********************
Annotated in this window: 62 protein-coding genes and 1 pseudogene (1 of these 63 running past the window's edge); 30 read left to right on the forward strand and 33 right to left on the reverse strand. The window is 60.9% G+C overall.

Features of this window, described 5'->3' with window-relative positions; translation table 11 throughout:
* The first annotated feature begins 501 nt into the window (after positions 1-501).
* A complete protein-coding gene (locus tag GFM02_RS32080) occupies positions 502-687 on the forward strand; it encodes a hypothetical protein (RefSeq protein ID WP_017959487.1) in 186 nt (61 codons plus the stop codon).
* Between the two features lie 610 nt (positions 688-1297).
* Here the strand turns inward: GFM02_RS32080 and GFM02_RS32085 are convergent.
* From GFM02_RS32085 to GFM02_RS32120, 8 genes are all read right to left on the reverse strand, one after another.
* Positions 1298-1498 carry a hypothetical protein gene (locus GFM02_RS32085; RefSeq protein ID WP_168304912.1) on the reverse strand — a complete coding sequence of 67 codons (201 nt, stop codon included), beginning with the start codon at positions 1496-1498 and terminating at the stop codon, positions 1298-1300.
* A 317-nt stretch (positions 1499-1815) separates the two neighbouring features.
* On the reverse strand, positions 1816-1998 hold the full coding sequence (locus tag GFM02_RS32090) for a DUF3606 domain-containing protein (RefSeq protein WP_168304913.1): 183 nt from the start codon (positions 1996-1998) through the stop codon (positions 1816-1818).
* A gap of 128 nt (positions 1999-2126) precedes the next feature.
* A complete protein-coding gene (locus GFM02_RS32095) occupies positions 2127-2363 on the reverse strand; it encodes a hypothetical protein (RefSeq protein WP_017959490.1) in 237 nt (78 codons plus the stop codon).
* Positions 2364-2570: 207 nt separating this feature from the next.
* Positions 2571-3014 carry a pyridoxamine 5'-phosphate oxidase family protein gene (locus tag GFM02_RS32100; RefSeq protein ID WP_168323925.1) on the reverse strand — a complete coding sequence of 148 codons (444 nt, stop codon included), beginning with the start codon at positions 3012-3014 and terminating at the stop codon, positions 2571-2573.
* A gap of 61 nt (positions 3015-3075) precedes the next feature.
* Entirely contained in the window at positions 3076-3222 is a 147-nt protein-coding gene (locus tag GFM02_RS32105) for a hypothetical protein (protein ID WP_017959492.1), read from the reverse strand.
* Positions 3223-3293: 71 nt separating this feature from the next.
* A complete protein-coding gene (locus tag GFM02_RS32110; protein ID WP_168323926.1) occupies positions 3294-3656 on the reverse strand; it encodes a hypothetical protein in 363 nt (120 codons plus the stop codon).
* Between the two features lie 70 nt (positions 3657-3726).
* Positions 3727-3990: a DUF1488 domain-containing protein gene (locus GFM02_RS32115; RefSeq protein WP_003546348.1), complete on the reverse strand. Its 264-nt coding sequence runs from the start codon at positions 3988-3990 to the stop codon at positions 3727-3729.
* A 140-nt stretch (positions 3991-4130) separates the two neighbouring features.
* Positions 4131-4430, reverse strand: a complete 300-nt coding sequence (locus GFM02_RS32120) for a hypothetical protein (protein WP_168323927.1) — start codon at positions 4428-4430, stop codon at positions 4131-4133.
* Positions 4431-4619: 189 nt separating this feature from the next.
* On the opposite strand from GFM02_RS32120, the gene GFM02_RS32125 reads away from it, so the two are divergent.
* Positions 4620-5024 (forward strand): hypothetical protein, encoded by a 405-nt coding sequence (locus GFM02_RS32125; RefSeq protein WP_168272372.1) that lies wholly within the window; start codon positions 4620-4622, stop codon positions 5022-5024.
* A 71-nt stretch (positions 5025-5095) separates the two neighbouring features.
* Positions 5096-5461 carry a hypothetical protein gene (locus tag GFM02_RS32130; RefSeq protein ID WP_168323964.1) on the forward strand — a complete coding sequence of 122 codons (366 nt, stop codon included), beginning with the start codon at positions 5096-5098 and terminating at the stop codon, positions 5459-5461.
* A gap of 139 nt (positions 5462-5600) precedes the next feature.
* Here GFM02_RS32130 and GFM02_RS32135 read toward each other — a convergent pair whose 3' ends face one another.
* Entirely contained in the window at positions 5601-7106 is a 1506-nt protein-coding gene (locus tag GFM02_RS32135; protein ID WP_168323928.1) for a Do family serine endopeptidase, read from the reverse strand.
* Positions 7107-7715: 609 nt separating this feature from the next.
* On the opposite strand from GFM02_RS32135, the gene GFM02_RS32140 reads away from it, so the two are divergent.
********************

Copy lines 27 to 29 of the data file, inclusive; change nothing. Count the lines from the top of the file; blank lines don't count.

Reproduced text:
* Positions 5096-5461 carry a hypothetical protein gene (locus tag GFM02_RS32130; RefSeq protein ID WP_168323964.1) on the forward strand — a complete coding sequence of 122 codons (366 nt, stop codon included), beginning with the start codon at positions 5096-5098 and terminating at the stop codon, positions 5459-5461.
* A gap of 139 nt (positions 5462-5600) precedes the next feature.
* Here GFM02_RS32130 and GFM02_RS32135 read toward each other — a convergent pair whose 3' ends face one another.